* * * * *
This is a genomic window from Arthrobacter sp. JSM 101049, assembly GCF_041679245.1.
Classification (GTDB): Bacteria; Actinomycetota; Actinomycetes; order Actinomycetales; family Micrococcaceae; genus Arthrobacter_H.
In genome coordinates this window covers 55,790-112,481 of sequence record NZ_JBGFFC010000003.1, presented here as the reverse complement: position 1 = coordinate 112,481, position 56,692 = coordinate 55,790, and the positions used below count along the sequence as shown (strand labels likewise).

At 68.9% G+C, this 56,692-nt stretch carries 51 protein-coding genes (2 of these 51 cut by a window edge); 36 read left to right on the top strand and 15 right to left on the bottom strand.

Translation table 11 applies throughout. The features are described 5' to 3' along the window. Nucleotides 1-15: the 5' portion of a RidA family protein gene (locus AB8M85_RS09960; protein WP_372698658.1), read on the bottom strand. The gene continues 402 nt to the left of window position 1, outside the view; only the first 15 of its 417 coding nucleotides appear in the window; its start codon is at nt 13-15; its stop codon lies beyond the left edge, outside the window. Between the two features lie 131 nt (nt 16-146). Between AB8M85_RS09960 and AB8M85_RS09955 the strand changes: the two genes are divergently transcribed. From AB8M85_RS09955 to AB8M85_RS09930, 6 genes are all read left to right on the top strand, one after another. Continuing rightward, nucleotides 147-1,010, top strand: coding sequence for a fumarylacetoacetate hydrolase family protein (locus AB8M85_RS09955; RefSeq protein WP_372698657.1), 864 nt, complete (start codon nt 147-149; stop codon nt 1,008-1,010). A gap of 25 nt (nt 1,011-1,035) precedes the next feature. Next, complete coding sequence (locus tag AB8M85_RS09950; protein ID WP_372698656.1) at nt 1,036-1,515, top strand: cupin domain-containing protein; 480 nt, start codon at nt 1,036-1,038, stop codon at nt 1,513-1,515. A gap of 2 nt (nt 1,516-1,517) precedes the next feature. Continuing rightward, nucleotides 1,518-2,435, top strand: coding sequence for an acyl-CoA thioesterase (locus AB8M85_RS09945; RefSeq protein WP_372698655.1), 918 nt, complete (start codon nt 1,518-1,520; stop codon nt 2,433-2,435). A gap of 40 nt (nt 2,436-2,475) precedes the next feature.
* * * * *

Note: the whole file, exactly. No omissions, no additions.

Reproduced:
This is a genomic window from Arthrobacter sp. JSM 101049, assembly GCF_041679245.1.
Classification (GTDB): Bacteria; Actinomycetota; Actinomycetes; order Actinomycetales; family Micrococcaceae; genus Arthrobacter_H.
In genome coordinates this window covers 55,790-112,481 of sequence record NZ_JBGFFC010000003.1, presented here as the reverse complement: position 1 = coordinate 112,481, position 56,692 = coordinate 55,790, and the positions used below count along the sequence as shown (strand labels likewise).

At 68.9% G+C, this 56,692-nt stretch carries 51 protein-coding genes (2 of these 51 cut by a window edge); 36 read left to right on the top strand and 15 right to left on the bottom strand.

Translation table 11 applies throughout. The features are described 5' to 3' along the window. Nucleotides 1-15: the 5' portion of a RidA family protein gene (locus AB8M85_RS09960; protein WP_372698658.1), read on the bottom strand. The gene continues 402 nt to the left of window position 1, outside the view; only the first 15 of its 417 coding nucleotides appear in the window; its start codon is at nt 13-15; its stop codon lies beyond the left edge, outside the window. Between the two features lie 131 nt (nt 16-146). Between AB8M85_RS09960 and AB8M85_RS09955 the strand changes: the two genes are divergently transcribed. From AB8M85_RS09955 to AB8M85_RS09930, 6 genes are all read left to right on the top strand, one after another. Continuing rightward, nucleotides 147-1,010, top strand: coding sequence for a fumarylacetoacetate hydrolase family protein (locus AB8M85_RS09955; RefSeq protein WP_372698657.1), 864 nt, complete (start codon nt 147-149; stop codon nt 1,008-1,010). A gap of 25 nt (nt 1,011-1,035) precedes the next feature. Next, complete coding sequence (locus tag AB8M85_RS09950; protein ID WP_372698656.1) at nt 1,036-1,515, top strand: cupin domain-containing protein; 480 nt, start codon at nt 1,036-1,038, stop codon at nt 1,513-1,515. A gap of 2 nt (nt 1,516-1,517) precedes the next feature. Continuing rightward, nucleotides 1,518-2,435, top strand: coding sequence for an acyl-CoA thioesterase (locus AB8M85_RS09945; RefSeq protein WP_372698655.1), 918 nt, complete (start codon nt 1,518-1,520; stop codon nt 2,433-2,435). A gap of 40 nt (nt 2,436-2,475) precedes the next feature.